Re: Statistics (was: Re: 55 minute download

From: Judy Seigel ^lt;[email protected]>
Date: 09/04/04-11:35:55 AM Z
Message-id: <>

On Sat, 4 Sep 2004, Sandy King wrote:

> The statistics were brought up in response to Katharine Thayer's suggestion
> that people who use broad band service are elitists. They were not meant to
> convince anyone that they should adopt a particular service because it is
> sanctioned by the majority. However, the fact that a majority of internet
> users get their service via broad band versus dial-up debunks KT's uninformed
> notion that broad band users are elitists. I don't think it possible to be
> an elitist and a part of the majority on a specific issue.

Which majority? Let me refer you to a classic work, "How to Lie With
Statistics." If you factor in those who have no private Internet access
at all (in all or no part for reasons of cost), I daresay broad band are a
small minority.

Elitism aside, the majority is often wrong, we might even say *usually*
wrong. So let it be said that dial-up is available for $10 a month (or
$100 a year) and some may prefer to spend the difference for other
purposes than viewing unsolicited attachments larded with viruses. Let us
protect that choice (among others).


> But just for the record, the primary purpose of my original message was to
> suggest that there are alternatives to 55 minute downloads, at least for some
> people.
> Sandy
>>>>> It is not an "elitist" idea, it's just the way things are going.
>> Now let me get this straight... We independent thinkers, original creative
>> artists, self-actualized personalities, free spirits, proud humanists,
>> strong-willed searchers, and seekers of truth (etc. etc. and so forth, get
>> your own thesaurus) are being told to do it because the *majority* are
>> doing it (possibly, apparently, statistically -- or not).
>> Like footbinding, or belly button piercing, suttee, or female
>> circumcision, among "going" ways of other cultures ?
>> In this culture it's do what the nice corporation tells you to do so CEOs
>> and merger managers can suck up more millions -- whether or not you
>> personally feel a need or see a benefit and if you don't you're an
>> out-of-it luddite unprogressive dorky retard. You're saying that with a
>> straight face (so to speak)?
>> Not to mention that in the recent past Sandy King, of all people, has told
>> us this is the 21st century, so get with the program. Has anyone failed to
>> notice that the 21st century is (so far) a disaster, worse even than the
>> 20th, which was bad enough?
>> Is this how lemmings do it? Or call it "manufacturing consent" (I believe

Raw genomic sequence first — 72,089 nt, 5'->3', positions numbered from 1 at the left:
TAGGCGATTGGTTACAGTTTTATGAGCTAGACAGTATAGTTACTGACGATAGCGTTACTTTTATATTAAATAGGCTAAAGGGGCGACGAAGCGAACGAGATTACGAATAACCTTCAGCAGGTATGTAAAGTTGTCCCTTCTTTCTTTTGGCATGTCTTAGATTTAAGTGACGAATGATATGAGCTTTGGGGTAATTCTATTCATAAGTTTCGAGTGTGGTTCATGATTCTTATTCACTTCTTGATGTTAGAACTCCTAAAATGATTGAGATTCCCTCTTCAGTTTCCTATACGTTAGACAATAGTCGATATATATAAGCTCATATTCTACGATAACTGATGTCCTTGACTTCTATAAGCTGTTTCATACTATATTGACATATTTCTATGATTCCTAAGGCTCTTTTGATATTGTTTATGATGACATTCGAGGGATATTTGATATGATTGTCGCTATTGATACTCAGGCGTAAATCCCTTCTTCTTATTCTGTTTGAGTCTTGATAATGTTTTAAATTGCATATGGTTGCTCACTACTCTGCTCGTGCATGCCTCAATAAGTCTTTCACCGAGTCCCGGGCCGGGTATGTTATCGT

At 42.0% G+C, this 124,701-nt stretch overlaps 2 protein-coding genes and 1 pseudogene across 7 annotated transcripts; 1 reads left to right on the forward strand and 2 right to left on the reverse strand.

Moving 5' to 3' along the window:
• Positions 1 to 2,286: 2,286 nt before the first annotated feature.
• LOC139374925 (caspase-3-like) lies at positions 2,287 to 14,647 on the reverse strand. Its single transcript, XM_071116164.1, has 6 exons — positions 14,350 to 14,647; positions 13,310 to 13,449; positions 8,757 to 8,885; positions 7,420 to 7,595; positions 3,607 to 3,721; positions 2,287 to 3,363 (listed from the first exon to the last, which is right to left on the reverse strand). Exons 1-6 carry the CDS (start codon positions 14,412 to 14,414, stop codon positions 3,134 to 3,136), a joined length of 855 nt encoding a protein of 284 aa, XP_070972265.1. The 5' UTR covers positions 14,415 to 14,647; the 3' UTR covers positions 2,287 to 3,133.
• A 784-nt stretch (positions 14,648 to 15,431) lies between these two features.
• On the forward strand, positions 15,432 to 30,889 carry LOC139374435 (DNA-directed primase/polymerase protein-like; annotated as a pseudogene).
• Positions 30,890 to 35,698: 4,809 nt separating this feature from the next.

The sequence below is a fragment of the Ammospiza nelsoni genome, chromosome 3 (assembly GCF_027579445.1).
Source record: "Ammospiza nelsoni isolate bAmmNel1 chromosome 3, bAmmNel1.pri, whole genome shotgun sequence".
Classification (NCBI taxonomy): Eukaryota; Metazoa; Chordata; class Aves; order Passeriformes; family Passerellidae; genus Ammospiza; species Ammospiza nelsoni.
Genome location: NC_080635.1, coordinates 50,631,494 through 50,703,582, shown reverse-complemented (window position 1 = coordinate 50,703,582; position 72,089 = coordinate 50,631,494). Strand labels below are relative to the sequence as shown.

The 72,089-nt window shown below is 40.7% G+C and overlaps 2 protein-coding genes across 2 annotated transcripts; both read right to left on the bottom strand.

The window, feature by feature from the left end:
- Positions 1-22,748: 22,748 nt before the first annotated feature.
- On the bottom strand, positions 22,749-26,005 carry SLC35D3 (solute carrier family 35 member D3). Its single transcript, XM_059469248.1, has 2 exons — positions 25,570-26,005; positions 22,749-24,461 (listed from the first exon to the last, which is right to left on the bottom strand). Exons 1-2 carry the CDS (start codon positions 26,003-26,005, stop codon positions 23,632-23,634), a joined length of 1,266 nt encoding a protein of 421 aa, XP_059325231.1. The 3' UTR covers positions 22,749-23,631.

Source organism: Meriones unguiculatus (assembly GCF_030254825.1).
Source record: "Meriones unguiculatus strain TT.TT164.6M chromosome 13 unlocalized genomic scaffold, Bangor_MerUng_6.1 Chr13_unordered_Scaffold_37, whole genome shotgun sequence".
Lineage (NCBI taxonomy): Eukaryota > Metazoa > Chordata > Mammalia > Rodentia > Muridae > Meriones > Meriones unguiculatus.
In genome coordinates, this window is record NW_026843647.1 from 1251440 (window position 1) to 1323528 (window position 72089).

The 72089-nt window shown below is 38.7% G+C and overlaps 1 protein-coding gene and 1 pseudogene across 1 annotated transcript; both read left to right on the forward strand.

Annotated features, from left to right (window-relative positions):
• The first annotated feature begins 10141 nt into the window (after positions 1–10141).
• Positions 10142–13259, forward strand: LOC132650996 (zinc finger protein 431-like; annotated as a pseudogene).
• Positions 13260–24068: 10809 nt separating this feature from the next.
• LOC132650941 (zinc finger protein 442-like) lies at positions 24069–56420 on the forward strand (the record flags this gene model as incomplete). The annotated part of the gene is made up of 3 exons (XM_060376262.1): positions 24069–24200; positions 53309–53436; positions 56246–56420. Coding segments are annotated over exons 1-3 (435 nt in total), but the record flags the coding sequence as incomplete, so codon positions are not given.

>> a phrase coined by that spawn of Satan Noam Chomsky, but seems to apply
>> here).
>> Judy
>>> Actually that's only true if you use the newer browsers. I use an
>>> ancient browser that's very fast. I have a newer one on the disk to use
>>> for websites that won't work with the old browser, but it works slower
>>> than the dickens and I refuse to use it except when absolutely
>>> necessary. And even the "newer" one is several versions back.
>>> I deleted Mateo's mail after a brief glance this morning, because I
>>> thought I was done talking about bandwidth and all that. But being a
>>> statistican, numbers interest me and I've been thinking about those
>>> numbers off and on all day.
>>> I've emptied the trash and the archives are behind, so I can't look at
>>> the post again to check the numbers, but the way I remember it, it said
>>> that by a recent estimate, 63 million (people? connections?) were
>>> connected by broadband and 61.3 by narrowband, reflecting a 47% increase
>>> in broadband and a 13% decrease in narrowband from the year before.
>>> If I've got the figures right, that means that over the year there were
>>> 20 million more broadband (users, connections, whatever the unit was)
>>> but only 9 million fewer narrowband units. If this is so, then it would
>>> be misleading to attribute the increase, or even half of the increase,
>>> in broadband to people switching from narrowband. I don't know where
>>> those other 11 million came from, but if these numbers are right, they
>>> weren't dialup customers moving up.
>>> This is the kind of thing I think about while driving, sorry about that.
>>> Katharine Thayer
Received on Sun Sep 5 08:43:21 2004

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